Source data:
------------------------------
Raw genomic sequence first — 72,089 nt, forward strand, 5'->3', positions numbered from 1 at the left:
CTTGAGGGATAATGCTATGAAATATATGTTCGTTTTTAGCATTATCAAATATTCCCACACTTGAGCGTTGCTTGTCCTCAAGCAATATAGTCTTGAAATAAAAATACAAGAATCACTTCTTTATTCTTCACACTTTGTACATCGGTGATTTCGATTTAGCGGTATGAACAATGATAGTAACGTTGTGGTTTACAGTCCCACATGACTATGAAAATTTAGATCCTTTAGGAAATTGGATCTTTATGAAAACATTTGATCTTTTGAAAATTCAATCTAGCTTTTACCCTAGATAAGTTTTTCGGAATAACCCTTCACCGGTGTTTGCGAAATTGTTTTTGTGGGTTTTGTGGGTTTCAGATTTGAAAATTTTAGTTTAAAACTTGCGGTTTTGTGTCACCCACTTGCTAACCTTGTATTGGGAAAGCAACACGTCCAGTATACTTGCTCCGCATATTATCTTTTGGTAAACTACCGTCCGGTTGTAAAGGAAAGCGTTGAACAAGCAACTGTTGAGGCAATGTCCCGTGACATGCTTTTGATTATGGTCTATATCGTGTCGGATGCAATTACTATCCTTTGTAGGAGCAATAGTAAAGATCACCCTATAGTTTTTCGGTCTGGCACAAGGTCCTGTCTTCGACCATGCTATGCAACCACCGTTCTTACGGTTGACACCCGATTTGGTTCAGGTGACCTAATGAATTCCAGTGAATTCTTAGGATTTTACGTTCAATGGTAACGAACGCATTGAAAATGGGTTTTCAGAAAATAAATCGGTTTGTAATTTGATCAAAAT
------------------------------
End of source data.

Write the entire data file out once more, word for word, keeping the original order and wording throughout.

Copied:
Raw genomic sequence first — 72,089 nt, forward strand, 5'->3', positions numbered from 1 at the left:
CTTGAGGGATAATGCTATGAAATATATGTTCGTTTTTAGCATTATCAAATATTCCCACACTTGAGCGTTGCTTGTCCTCAAGCAATATAGTCTTGAAATAAAAATACAAGAATCACTTCTTTATTCTTCACACTTTGTACATCGGTGATTTCGATTTAGCGGTATGAACAATGATAGTAACGTTGTGGTTTACAGTCCCACATGACTATGAAAATTTAGATCCTTTAGGAAATTGGATCTTTATGAAAACATTTGATCTTTTGAAAATTCAATCTAGCTTTTACCCTAGATAAGTTTTTCGGAATAACCCTTCACCGGTGTTTGCGAAATTGTTTTTGTGGGTTTTGTGGGTTTCAGATTTGAAAATTTTAGTTTAAAACTTGCGGTTTTGTGTCACCCACTTGCTAACCTTGTATTGGGAAAGCAACACGTCCAGTATACTTGCTCCGCATATTATCTTTTGGTAAACTACCGTCCGGTTGTAAAGGAAAGCGTTGAACAAGCAACTGTTGAGGCAATGTCCCGTGACATGCTTTTGATTATGGTCTATATCGTGTCGGATGCAATTACTATCCTTTGTAGGAGCAATAGTAAAGATCACCCTATAGTTTTTCGGTCTGGCACAAGGTCCTGTCTTCGACCATGCTATGCAACCACCGTTCTTACGGTTGACACCCGATTTGGTTCAGGTGACCTAATGAATTCCAGTGAATTCTTAGGATTTTACGTTCAATGGTAACGAACGCATTGAAAATGGGTTTTCAGAAAATAAATCGGTTTGTAATTTGATCAAAAT